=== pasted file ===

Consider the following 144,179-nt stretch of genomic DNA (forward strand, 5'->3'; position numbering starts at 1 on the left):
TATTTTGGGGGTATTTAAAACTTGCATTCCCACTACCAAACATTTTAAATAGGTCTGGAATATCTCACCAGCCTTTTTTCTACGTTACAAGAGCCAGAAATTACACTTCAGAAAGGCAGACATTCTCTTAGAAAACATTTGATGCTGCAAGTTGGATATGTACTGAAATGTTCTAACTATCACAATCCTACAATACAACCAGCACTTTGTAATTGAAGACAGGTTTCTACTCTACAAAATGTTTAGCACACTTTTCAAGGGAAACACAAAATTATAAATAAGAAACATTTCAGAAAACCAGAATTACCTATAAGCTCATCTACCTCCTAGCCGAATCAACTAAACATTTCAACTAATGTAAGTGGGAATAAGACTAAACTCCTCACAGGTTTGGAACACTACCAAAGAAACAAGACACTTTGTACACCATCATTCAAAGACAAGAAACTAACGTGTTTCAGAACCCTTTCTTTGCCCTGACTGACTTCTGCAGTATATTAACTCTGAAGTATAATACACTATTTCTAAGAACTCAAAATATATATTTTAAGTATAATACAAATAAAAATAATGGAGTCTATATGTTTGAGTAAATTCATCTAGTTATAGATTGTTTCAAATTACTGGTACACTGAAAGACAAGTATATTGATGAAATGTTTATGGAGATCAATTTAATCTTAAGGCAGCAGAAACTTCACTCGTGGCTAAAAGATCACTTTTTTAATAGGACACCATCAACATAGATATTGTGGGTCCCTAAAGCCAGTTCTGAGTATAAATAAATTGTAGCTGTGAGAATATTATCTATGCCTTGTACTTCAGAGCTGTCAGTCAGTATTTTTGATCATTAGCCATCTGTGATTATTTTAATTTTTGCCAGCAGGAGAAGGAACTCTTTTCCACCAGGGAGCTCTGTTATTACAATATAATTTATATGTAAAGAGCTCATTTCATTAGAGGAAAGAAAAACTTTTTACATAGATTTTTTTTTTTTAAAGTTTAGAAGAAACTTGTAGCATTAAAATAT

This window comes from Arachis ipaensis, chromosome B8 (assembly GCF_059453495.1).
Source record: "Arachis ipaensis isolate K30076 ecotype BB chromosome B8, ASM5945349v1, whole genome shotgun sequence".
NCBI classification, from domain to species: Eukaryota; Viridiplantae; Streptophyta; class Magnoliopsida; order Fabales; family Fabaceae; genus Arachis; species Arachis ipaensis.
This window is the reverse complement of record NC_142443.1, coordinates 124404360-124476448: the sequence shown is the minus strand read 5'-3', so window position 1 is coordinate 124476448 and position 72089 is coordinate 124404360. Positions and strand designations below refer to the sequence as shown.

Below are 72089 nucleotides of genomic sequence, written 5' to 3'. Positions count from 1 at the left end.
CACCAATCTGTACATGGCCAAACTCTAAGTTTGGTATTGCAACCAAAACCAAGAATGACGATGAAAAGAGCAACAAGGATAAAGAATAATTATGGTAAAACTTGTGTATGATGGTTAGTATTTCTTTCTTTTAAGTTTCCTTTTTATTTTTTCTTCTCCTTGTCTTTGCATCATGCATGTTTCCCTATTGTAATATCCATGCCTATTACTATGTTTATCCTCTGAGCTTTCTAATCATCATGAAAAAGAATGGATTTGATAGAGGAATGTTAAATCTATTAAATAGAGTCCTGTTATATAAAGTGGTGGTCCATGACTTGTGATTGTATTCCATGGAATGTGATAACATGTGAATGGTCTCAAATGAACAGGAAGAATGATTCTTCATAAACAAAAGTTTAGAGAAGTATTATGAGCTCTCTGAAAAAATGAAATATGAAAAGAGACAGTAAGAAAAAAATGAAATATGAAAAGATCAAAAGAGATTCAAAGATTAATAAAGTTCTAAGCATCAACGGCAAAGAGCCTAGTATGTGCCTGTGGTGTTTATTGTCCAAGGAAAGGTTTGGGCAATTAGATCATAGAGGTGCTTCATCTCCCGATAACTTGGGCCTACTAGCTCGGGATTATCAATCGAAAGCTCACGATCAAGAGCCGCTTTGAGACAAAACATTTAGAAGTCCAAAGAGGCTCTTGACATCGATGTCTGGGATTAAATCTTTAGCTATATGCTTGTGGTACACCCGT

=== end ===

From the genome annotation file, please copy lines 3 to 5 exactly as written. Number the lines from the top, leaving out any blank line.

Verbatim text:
This window comes from Arachis ipaensis, chromosome B8 (assembly GCF_059453495.1).
Source record: "Arachis ipaensis isolate K30076 ecotype BB chromosome B8, ASM5945349v1, whole genome shotgun sequence".
NCBI classification, from domain to species: Eukaryota; Viridiplantae; Streptophyta; class Magnoliopsida; order Fabales; family Fabaceae; genus Arachis; species Arachis ipaensis.